At Ozar Hatorah, the school where three children and a Rabbi were killed, a father and daughter stand ...

Once cornered, Merah apparently held several conversations with the police negotiators, and word began to spread that he was a French national of Algerian origin who spent considerable time in Afghanistan and Pakistan two years ago. At one point, France's Interior Minister, who was by then on the scene where Merah was surrounded, told reporters, "He claims to be a jihadist and says he belongs to al Qaeda. He wanted to avenge the Palestinian children and take revenge on the French army because of its foreign interventions."

Over 300 French security personnel from various branches converged and deployed on the apartment when Merah was cornered.

In the aftermath, an investigation was begun into the situation, as Merah it turns out had been monitored at some level by French intelligence for some time, and was already on a US no-fly list. Was he acting alone (the story of a home-grown lone wolf extremist is chilling as a threat difficult to counter and one that invokes the horrific Norwegian violence last year when Anders Brevik shot and killed over 70 individuals, mainly teenagers at a youth camp). At the same time, reports were that Merah belonged to a group called Forsane Alizza, or Knights of Glory, according to the Interior Minister. Gueant said that the French government banned the group in January for trying to recruit people to fight in Afghanistan. Before it was banned earlier this year, the group issued a "chilling warning" on its Facebook page , calling on supporters to attack Americans, Jews and French soldiers ... So competing and incomplete narratives are out there, and will still need to be sorted through.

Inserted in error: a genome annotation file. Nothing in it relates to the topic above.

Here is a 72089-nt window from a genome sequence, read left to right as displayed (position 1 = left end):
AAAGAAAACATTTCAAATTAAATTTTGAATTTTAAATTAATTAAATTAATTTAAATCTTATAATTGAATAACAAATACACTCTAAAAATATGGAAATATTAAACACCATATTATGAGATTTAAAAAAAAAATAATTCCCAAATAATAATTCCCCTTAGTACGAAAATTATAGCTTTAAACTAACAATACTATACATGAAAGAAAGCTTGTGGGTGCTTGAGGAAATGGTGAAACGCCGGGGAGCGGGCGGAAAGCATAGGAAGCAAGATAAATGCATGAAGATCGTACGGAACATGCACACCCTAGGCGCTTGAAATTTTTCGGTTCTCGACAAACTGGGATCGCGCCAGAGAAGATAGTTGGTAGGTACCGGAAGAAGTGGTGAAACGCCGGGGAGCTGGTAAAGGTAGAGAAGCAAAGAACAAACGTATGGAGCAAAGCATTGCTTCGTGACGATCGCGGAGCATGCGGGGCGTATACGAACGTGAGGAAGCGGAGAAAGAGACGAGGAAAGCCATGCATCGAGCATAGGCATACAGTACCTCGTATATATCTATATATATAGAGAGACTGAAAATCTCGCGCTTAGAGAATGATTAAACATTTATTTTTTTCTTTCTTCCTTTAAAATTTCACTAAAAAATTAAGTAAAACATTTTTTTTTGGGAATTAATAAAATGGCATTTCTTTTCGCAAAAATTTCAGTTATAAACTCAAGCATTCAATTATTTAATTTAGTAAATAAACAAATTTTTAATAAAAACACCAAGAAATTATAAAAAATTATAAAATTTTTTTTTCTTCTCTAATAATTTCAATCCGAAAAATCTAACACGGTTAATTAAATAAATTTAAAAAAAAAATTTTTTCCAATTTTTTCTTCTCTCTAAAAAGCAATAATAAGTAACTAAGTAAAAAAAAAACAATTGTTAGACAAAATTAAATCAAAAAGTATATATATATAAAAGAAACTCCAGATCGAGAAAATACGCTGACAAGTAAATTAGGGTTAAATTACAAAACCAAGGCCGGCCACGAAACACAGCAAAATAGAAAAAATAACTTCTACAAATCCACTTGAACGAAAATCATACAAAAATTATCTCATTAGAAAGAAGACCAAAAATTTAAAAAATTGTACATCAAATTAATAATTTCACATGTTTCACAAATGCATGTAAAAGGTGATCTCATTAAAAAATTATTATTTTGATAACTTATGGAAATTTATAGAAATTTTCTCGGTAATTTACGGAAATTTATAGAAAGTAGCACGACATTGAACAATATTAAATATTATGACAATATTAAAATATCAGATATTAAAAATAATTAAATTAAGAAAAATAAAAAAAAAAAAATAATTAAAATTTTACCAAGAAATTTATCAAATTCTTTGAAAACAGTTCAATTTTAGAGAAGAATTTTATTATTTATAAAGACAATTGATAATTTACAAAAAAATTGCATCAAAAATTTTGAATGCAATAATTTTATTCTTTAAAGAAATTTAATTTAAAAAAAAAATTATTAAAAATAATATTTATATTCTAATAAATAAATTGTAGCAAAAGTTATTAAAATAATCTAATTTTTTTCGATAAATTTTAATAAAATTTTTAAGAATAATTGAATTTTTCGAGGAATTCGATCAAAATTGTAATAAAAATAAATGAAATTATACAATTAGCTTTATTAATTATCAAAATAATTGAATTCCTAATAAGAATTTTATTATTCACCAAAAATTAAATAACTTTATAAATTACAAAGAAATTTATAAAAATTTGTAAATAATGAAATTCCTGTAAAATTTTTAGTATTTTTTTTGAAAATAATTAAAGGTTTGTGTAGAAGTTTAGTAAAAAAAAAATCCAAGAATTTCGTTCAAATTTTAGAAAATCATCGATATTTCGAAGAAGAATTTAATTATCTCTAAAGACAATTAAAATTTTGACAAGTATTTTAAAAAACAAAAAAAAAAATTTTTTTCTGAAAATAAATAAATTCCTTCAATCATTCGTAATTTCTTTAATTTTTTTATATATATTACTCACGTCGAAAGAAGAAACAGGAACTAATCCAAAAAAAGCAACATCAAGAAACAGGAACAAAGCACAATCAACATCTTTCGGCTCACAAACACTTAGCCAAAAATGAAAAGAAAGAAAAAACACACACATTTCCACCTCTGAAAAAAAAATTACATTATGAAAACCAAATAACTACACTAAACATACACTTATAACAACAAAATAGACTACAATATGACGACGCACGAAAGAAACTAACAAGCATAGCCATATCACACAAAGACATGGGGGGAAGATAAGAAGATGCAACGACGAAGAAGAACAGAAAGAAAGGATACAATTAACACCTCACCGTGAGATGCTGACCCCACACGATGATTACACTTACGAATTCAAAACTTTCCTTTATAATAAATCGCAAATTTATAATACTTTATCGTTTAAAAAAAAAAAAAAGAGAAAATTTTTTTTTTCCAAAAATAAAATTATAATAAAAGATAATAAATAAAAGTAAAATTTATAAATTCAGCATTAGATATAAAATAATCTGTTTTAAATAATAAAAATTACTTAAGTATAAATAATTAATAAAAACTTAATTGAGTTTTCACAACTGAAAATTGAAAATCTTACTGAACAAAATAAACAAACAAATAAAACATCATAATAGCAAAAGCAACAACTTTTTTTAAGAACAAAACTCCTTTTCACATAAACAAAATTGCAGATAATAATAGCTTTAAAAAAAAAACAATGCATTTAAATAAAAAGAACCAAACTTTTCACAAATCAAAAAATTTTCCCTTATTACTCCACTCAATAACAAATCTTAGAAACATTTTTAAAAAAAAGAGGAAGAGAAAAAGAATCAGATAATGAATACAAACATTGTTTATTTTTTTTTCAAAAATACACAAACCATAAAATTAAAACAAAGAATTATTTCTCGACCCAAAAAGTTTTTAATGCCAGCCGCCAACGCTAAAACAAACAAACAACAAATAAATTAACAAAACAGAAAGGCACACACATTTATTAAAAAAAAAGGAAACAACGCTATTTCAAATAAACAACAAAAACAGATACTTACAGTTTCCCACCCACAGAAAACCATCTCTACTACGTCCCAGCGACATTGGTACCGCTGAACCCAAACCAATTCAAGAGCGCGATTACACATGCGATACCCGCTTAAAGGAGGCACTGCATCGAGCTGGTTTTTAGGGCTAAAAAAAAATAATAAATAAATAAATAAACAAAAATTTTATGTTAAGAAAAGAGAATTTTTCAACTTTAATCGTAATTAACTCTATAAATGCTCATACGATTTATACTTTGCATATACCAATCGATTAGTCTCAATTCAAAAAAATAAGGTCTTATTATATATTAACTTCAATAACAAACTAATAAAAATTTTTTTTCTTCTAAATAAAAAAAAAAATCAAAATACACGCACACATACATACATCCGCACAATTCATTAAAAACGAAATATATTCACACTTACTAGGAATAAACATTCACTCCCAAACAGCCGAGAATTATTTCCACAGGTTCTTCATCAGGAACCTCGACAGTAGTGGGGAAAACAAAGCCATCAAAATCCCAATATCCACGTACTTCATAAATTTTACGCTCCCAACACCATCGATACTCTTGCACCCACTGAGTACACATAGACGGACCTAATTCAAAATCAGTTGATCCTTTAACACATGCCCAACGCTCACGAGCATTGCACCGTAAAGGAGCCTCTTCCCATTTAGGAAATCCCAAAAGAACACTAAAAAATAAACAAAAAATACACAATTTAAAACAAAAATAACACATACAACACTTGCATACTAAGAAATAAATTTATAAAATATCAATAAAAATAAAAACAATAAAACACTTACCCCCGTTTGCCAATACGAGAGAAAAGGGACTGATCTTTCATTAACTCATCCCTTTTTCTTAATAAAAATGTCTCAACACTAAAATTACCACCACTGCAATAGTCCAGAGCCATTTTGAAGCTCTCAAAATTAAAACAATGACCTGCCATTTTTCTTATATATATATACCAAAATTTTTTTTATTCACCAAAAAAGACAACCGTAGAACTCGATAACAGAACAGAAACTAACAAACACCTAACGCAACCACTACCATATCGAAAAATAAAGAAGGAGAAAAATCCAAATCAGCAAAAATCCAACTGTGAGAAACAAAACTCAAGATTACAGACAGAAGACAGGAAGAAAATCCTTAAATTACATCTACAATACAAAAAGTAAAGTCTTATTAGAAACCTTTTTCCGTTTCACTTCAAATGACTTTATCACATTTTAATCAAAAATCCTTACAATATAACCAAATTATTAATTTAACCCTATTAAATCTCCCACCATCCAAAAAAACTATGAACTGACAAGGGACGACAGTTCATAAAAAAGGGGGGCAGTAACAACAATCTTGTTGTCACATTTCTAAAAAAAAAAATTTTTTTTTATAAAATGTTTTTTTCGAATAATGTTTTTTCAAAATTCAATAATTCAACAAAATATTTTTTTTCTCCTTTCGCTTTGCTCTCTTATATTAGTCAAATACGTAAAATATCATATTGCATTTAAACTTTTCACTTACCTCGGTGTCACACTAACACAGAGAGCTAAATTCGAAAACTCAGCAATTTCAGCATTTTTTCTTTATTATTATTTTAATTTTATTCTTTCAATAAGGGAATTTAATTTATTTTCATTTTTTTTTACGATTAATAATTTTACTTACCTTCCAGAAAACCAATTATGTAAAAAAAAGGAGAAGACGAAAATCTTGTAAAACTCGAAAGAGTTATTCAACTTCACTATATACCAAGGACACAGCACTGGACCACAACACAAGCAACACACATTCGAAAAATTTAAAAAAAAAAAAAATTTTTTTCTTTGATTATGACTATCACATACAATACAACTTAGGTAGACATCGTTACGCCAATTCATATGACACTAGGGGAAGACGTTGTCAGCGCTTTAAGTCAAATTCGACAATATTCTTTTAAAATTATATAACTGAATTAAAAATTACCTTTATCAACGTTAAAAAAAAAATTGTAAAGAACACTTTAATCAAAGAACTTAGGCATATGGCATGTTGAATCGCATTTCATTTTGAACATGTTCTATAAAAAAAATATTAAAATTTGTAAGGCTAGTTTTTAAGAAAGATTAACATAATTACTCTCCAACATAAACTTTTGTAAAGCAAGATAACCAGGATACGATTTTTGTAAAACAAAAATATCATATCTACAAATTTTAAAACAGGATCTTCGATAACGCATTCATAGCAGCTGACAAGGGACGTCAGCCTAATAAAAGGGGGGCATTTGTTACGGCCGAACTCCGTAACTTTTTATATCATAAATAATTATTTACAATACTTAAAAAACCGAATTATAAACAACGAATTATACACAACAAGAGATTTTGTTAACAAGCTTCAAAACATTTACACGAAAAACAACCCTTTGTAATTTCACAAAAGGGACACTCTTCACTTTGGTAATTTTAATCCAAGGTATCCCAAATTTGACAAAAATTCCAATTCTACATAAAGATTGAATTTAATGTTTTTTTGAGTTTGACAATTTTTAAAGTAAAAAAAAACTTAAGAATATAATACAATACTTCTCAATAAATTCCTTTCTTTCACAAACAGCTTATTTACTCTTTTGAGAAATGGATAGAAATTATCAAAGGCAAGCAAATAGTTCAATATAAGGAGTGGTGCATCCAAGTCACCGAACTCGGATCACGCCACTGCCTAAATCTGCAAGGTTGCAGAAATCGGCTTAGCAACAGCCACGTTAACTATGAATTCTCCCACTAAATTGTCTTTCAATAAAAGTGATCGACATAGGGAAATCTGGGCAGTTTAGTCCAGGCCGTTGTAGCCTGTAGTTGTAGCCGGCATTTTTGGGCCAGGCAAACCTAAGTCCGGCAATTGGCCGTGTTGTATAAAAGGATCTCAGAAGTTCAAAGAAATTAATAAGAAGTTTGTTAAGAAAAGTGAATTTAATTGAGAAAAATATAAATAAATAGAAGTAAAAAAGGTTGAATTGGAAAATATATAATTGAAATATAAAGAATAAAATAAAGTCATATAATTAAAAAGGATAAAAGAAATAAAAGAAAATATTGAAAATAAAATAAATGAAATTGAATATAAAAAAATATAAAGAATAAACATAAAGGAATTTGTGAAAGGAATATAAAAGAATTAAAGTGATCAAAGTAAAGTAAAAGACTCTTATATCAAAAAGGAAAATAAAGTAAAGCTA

The four Jewish victims were flown to Israel for burial

Meanwhile, the contest for the French Presidency, which was suspended for several days, continues, with current President, Nicolas Zarkosy, suddenly propelled back into a dead heat with Socialist candidate, Francois Hollande. According to one political observer, "Three years of economic gloom, and a personal style many see as brash and impulsive, have made Sarkozy highly unpopular in France, but his proven strong hand in a crisis gives him an edge over a rival who has no ministerial experience." Mr. Sarkozy announced a crackdown on people following extremist websites. "From now on, any person who habitually consults websites that advocate terrorism or that call for hate and violence will be punished," he said in a statement. "France will not tolerate ideological indoctrination on its soil."

Click on picture for full image
French 17th Parachute Engineer Regiment paratroopers carry the coffin of their comrade Abel Chennouf during his funeral near his pregnant companion Caroline Monet. She will be allowed to marry him posthumously.

A Different Shooting.